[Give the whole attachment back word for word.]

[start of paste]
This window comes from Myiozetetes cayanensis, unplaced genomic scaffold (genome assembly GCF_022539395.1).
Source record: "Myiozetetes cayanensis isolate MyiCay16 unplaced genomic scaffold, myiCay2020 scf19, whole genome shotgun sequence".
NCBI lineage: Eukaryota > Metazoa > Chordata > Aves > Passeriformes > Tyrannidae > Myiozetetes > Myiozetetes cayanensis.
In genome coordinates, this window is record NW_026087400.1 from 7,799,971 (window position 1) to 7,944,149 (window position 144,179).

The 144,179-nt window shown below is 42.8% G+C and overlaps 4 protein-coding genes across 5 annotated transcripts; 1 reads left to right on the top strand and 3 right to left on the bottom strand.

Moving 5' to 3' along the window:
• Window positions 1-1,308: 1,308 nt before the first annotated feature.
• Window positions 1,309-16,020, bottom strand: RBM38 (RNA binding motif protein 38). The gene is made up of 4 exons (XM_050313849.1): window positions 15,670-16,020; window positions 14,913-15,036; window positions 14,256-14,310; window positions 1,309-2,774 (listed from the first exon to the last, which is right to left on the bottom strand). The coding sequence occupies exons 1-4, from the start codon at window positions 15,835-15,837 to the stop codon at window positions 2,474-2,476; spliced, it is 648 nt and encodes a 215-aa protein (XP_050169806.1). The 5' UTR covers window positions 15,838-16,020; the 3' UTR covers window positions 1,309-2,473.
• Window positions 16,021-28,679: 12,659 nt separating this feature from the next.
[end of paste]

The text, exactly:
This window comes from Myiozetetes cayanensis, unplaced genomic scaffold (genome assembly GCF_022539395.1).
Source record: "Myiozetetes cayanensis isolate MyiCay16 unplaced genomic scaffold, myiCay2020 scf19, whole genome shotgun sequence".
NCBI lineage: Eukaryota > Metazoa > Chordata > Aves > Passeriformes > Tyrannidae > Myiozetetes > Myiozetetes cayanensis.
In genome coordinates, this window is record NW_026087400.1 from 7,799,971 (window position 1) to 7,944,149 (window position 144,179).

The 144,179-nt window shown below is 42.8% G+C and overlaps 4 protein-coding genes across 5 annotated transcripts; 1 reads left to right on the top strand and 3 right to left on the bottom strand.

Moving 5' to 3' along the window:
• Window positions 1-1,308: 1,308 nt before the first annotated feature.
• Window positions 1,309-16,020, bottom strand: RBM38 (RNA binding motif protein 38). The gene is made up of 4 exons (XM_050313849.1): window positions 15,670-16,020; window positions 14,913-15,036; window positions 14,256-14,310; window positions 1,309-2,774 (listed from the first exon to the last, which is right to left on the bottom strand). The coding sequence occupies exons 1-4, from the start codon at window positions 15,835-15,837 to the stop codon at window positions 2,474-2,476; spliced, it is 648 nt and encodes a 215-aa protein (XP_050169806.1). The 5' UTR covers window positions 15,838-16,020; the 3' UTR covers window positions 1,309-2,473.
• Window positions 16,021-28,679: 12,659 nt separating this feature from the next.